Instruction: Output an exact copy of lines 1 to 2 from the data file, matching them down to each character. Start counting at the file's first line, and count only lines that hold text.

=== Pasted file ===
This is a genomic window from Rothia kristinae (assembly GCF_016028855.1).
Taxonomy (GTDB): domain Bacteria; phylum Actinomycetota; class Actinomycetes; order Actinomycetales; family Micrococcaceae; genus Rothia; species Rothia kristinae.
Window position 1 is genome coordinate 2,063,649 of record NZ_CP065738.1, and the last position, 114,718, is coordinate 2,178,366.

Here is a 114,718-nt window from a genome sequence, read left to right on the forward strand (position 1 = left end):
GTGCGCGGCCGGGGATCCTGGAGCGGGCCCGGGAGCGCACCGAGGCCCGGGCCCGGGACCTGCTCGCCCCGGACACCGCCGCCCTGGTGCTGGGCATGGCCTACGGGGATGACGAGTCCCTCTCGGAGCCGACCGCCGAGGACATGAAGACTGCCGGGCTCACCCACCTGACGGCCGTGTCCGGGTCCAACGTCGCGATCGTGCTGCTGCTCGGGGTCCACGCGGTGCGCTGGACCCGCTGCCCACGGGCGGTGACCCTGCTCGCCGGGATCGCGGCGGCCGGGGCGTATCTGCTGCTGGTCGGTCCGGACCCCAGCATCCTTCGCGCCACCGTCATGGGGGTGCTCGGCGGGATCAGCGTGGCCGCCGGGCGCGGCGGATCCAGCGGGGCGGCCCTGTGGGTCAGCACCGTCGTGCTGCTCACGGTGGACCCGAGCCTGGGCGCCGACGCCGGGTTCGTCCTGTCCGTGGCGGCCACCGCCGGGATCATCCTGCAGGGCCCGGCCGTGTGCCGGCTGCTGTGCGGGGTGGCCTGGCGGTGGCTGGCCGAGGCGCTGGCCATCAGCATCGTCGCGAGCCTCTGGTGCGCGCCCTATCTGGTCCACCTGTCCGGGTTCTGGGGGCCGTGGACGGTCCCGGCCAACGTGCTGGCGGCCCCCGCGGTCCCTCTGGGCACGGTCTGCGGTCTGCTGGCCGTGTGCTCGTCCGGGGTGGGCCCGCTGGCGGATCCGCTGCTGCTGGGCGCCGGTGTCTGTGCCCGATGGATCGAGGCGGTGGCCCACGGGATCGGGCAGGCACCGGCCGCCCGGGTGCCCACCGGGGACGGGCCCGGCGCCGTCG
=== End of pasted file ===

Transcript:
This is a genomic window from Rothia kristinae (assembly GCF_016028855.1).
Taxonomy (GTDB): domain Bacteria; phylum Actinomycetota; class Actinomycetes; order Actinomycetales; family Micrococcaceae; genus Rothia; species Rothia kristinae.